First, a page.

Animal control officers have removed an 8-foot alligator from a padlocked basement pen located inside a Philadelphia, Pennsylvania, home.
“When we walked up to the padlock, there was this little window on the door, like you see in these prisons in movies,” Sarah Barnett, executive director of ACCT Philly told Fox News Digital. “We all kind of peered in, and we just went, ‘Oh crap.’”
The original call to ACCT Philly requested the removal of a 5-foot alligator, but Barnett said her team knew immediately this guy — later named Big Mack — was much bigger.
“He was just sitting there kind of looking out,” Barnett said. “It just made me sad because these animals are smart. They’re not dumb animals, so it was just sad to see an animal like that in an environment that is less than ideal when they deserve so much more.”
An 8-foot alligator was captured from a home basement in Philadelphia, Pennsylvania. (ACCT Philly)
Big Mack measures 8 feet long, weighs 127 pounds and is 12 years old.
“When we got him out, it was a little bit nerve-wracking at the beginning,” Barnett said. “He got very stressed coming out and he did twist around a little bit on the catch pole that we had.”
Barnett said it took several people to safely secure him.
“We had one person sitting on the back just to restrain him, and then I was sitting on the tail while someone else was taping the mouth,” Barnett said.
ACCT Philly takes in “a couple hundred if not more” reptiles in a year, Sarah Barnett, executive director of ACCT Philly told Fox News Digital. (ACCT Philly)
“You could hear him hissing,” Barnett added. “And you wish you could explain to him, ‘No, we’re actually taking you somewhere better.’ So, we got him into the truck and it wasn’t super graceful.”
Barnett said a divorce led to the alligator being surrendered, as the owner’s ex-wife did not want the reptile living in her basement anymore. The woman reportedly said she did not have anything to do with feeding or caring for the reptile that had been living in her home for more than a decade.
Animal control officers in Philadelphia, Pennsylvania, remove an alligator from a basement after a divorce led to the alligator being surrendered, according to officials. (ACCT Philly)
Barnett added that the woman told her the alligator had likely not been fed in a month. Otherwise, Barnett said the gator seemed “relatively healthy.”
But Big Mack’s actual size, compared to what was originally reported, changed the planned airplane ride that would’ve brought him to a Michigan sanctuary.
The alligator, after being removed from a basement in Philadelphia, will now be transferred to a sanctuary in Florida. (ACCT Philly)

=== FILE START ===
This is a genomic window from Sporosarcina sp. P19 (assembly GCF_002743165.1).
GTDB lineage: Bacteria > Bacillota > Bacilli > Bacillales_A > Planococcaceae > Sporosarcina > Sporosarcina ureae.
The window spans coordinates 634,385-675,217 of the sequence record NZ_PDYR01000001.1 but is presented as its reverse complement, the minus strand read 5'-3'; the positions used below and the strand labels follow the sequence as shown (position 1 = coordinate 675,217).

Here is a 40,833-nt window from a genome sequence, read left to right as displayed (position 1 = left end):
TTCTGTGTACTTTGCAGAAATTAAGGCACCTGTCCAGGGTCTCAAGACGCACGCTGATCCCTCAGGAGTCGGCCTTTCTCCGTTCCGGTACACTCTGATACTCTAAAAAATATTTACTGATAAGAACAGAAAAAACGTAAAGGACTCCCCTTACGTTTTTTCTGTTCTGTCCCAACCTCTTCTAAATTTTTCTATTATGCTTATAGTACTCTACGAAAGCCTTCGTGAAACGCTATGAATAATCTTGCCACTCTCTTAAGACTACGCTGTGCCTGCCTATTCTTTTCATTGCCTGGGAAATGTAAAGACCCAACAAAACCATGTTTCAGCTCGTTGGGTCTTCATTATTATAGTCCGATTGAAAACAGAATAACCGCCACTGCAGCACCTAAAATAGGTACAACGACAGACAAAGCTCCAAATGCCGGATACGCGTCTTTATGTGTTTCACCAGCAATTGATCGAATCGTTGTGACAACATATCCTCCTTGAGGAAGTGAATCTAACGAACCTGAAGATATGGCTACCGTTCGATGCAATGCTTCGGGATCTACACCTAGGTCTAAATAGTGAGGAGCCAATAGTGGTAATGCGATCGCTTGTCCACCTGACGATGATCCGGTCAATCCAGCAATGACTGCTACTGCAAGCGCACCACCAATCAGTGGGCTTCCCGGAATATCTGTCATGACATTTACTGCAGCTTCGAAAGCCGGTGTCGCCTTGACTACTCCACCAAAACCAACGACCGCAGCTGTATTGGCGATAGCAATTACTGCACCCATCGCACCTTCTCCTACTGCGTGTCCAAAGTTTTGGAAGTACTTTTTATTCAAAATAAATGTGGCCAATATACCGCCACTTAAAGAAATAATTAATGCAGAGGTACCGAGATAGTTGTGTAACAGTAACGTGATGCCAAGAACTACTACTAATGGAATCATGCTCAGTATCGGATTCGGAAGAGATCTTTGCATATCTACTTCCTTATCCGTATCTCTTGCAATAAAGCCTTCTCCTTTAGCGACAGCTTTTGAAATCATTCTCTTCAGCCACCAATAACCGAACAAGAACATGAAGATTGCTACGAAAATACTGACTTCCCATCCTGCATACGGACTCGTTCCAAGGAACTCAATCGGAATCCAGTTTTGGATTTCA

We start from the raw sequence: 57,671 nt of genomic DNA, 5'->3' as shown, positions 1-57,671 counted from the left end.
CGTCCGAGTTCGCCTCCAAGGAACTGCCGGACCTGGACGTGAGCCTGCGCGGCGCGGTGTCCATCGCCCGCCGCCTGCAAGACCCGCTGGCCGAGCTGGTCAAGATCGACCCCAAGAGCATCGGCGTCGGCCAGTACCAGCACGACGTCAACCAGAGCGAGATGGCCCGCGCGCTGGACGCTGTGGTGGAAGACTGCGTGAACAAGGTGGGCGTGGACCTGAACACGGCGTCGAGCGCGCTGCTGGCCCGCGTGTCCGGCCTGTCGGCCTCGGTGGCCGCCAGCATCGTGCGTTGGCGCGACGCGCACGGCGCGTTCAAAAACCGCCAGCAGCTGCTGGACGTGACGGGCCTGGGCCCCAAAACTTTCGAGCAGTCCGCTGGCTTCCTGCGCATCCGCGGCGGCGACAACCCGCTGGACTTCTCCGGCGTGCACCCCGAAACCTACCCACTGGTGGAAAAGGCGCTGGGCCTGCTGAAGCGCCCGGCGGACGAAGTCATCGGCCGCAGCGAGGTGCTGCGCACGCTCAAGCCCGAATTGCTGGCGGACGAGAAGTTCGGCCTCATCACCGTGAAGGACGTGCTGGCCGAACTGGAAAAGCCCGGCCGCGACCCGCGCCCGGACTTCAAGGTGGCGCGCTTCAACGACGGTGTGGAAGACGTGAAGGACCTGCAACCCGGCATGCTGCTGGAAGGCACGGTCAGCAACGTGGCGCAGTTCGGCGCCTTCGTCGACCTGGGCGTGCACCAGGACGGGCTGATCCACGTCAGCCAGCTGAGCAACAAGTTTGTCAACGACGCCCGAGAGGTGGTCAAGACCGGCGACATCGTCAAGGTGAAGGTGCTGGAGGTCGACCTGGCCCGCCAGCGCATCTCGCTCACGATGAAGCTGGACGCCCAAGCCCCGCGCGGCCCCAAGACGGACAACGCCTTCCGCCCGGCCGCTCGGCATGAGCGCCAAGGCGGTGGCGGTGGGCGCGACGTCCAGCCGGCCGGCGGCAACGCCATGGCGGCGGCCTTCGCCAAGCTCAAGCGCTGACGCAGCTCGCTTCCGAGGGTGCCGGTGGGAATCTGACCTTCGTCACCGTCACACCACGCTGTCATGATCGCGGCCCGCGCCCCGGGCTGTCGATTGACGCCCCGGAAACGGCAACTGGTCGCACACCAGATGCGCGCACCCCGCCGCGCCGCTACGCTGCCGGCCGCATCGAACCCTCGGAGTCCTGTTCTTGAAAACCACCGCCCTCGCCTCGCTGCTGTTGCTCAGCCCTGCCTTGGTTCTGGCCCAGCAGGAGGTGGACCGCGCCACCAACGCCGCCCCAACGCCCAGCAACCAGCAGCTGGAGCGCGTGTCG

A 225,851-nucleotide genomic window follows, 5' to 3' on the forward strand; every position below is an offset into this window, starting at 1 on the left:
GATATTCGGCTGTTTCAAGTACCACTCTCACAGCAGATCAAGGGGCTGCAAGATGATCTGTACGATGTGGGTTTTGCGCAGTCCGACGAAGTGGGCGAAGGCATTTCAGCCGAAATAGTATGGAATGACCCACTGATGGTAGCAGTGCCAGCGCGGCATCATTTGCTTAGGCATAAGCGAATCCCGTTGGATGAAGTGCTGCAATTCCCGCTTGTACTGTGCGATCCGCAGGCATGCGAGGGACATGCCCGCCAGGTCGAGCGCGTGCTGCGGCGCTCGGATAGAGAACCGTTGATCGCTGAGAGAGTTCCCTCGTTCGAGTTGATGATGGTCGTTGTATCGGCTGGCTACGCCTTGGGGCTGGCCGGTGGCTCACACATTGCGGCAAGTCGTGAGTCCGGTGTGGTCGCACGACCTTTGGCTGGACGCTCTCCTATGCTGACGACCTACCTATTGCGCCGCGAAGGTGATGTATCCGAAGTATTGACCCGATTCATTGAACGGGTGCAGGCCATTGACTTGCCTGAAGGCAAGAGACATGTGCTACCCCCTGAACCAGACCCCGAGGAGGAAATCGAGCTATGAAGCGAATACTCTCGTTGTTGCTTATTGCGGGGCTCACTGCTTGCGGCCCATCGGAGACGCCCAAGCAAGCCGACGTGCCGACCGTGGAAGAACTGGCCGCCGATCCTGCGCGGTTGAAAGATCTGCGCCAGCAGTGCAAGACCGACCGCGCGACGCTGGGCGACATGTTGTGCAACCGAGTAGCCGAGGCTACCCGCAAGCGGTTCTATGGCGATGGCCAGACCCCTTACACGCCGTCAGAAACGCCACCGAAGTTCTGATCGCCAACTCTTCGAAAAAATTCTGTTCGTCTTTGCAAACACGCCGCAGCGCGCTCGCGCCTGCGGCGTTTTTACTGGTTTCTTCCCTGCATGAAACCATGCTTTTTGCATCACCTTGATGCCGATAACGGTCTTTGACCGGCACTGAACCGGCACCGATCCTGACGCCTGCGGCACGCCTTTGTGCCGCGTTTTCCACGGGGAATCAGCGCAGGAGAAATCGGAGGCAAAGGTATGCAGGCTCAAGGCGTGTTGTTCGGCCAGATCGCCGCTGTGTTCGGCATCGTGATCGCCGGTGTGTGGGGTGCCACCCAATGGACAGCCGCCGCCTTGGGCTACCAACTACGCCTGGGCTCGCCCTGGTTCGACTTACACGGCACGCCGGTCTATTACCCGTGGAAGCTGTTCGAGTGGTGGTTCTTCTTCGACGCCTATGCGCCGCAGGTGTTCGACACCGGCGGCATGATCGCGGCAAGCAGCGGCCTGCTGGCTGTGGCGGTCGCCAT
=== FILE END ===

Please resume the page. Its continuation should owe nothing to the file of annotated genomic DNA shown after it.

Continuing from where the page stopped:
“We didn’t have a container big enough for him,” Barnett said. “And the plane wasn’t big enough for him, so we took him in, but we had to pivot and think about what would be the best alternative.”
Barnett’s team created a habitat for Big Mack at the shelter where they installed heat lamps and a pool for him.
“He actually submerged his head, which is what they do to alleviate stress, apparently. So just the fact that he was comfortable enough and you could just sense that he was relaxed,” Barnett said.
Since Big Mack could not stay at the shelter forever, Barnett reached out to several rescues, but apparently no one was able to take an 8-foot alligator.
Barnett said that a man named “Crocodile Kyle,” who grew up in Philadelphia, stopped in to inquire about Big Mack.
“What’s cool about the sanctuary is they’ve got these amazing holding pools for the alligators.” (ACCT Philly)
“Crocodile Kyle” is Kyle Asplundh, who had been passionate for crocodilians since he was young while traveling to Florida with his family. “He loved exploring the everglades on airboat tours, and he was in awe of the alligators,” according to JAWS – an organization that provides sanctuary to gators.
Barnett said JAWS has amenities for Big Mack and the other rescued animals.
“What’s cool about the sanctuary is they’ve got these amazing holding pools for the alligators,” she said. “They get to live their natural life. It’s not like they are out being paraded around. They’re just getting to be natural crocodiles and alligators which is really awesome.”
Two officers with ACCT Philly are seen carrying out Big Mack the alligator, after a call led officials to remove the animal from a Pennsylvania home. (ACCT Philly)
Barnett said reptiles are often overlooked as animals in need of rescue.
“Nobody really cares about reptiles,” Barnett said. Everyone focuses on dogs and then some people focus on cats, but there’s literally no focus on reptiles.”
ACCT Philly takes in “a couple hundred if not more” reptiles in a year, Barnett added. Mostly turtles, she said.
“A reptile can live to be 30. If someone’s really considering an animal like this, I would suggest honestly reaching out to a rescue organization and fostering first, because then they can see what it involves. Or, volunteer at a zoo,” Barnett added.